Merry Christmas. Impeach him again.
Trump's criminal pardons could be his most lasting assault on democracy.
Welcome back to The Long Version, a newsletter by Jonathan Myerson Katz. Sign up to get it here:
Happy COVID days! I know it’s been a minute since I’ve written last. The reason is nothing nearly as dramatic as my last unexplained absence: I’m in a hurry to get my book done, and with the election over and everyone busy not traveling to see one another, it seemed like a good moment to bury my head in Smedley Butlernalia and plow toward the goal line. (There will fewer mixed metaphors in the book, I promise.)
But alas, as I noted in my last post before the break, we are not done with America’s experiment in domestic autocracy just yet. The Keystone Koup appears to be failing, as most of us predicted it would. Yet, while America sleeps, Trump is mounting what may prove to be his most durable assault on democracy—a gambit that, if he gets away with it, could allow him to return to power very soon.
The Long Version
Trump is using his last days in office to hand out pardons to his cronies and partners in crime. This is not a new practice for outgoing presidents, and that’s the first problem: We know how destructive this has been in the past.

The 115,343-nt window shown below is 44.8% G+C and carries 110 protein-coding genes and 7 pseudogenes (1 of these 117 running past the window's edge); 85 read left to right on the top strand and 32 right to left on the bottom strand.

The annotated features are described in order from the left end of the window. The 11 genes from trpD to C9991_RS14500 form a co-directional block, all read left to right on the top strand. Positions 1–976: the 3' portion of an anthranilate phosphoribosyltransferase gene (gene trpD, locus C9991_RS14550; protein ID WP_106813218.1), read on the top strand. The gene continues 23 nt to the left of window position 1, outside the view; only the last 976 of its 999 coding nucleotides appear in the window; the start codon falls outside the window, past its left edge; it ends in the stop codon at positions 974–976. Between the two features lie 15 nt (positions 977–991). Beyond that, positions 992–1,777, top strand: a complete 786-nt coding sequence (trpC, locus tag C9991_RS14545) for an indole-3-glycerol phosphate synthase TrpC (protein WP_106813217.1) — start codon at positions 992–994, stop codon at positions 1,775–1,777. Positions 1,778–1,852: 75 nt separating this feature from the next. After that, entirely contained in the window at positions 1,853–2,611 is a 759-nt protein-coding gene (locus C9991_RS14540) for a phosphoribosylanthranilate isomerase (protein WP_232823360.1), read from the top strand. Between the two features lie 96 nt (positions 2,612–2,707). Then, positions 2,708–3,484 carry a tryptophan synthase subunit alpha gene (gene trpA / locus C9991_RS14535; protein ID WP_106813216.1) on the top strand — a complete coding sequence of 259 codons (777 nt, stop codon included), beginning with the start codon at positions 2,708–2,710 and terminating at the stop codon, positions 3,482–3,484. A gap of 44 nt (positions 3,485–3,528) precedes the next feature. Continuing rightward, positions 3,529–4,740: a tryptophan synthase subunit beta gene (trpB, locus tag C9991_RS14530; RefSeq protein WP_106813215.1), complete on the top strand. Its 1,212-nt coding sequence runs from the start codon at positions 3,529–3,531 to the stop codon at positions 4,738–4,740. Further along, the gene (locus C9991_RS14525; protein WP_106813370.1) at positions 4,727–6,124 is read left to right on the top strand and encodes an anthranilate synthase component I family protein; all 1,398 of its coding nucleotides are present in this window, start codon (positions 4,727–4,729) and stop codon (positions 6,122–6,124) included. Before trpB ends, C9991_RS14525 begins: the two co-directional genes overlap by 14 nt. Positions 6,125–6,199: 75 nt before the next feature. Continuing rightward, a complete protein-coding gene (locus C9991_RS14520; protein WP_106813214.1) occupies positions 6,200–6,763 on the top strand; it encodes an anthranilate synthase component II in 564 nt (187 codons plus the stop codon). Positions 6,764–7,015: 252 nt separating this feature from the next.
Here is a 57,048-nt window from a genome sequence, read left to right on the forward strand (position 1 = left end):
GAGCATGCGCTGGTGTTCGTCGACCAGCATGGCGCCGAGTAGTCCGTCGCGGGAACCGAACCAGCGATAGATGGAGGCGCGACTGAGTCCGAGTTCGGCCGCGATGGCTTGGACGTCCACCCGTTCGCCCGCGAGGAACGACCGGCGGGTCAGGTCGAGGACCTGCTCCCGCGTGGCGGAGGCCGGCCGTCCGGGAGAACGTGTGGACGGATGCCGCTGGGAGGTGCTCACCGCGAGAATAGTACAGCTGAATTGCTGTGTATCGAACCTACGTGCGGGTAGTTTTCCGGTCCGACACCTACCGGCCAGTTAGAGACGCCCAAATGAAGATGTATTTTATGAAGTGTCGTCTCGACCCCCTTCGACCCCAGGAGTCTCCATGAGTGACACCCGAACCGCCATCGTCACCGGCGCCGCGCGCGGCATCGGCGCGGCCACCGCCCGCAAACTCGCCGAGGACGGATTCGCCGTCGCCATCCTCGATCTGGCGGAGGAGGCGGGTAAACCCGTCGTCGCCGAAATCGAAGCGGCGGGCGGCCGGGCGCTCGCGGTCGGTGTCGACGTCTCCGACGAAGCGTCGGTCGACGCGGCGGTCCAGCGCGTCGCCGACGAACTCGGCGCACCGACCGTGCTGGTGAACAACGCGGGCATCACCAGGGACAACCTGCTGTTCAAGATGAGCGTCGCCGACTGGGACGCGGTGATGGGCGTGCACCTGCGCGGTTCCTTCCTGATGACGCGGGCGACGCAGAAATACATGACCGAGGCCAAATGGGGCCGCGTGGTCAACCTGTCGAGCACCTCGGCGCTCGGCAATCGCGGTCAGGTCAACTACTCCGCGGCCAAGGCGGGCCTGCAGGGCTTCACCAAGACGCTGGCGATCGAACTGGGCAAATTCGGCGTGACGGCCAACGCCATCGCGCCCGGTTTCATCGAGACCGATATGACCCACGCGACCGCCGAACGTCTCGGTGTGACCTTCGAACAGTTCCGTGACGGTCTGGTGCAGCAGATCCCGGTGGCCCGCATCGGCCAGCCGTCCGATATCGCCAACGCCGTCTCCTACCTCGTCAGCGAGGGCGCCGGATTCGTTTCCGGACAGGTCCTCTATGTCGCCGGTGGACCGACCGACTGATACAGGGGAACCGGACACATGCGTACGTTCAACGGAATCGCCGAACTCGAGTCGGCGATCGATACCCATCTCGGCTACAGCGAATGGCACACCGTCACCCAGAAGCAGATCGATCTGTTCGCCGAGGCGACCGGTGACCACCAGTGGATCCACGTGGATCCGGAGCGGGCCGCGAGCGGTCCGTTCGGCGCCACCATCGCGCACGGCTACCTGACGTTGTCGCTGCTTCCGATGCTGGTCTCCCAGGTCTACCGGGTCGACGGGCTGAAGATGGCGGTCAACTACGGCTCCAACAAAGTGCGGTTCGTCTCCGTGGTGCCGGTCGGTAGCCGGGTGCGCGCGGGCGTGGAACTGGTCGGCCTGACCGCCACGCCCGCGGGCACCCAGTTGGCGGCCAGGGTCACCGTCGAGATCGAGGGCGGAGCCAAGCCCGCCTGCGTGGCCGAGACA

George H.W. Bush used his last White House Christmas Eve—Dec. 24, 1992—to pardon a former secretary of defense and five others for their crimes in the Iran-Contra Affair. That’s the one where the Reagan administration (including then-Vice President Bush) defied Congress to funnel proceeds from weapons sales to Iran to finance and arm right-wing death squads in Nicaragua. Most of the officials had been convicted not of any of the underlying crimes, but perjury, withholding evidence, and obstruction of justice because, well, that’s how coverups work.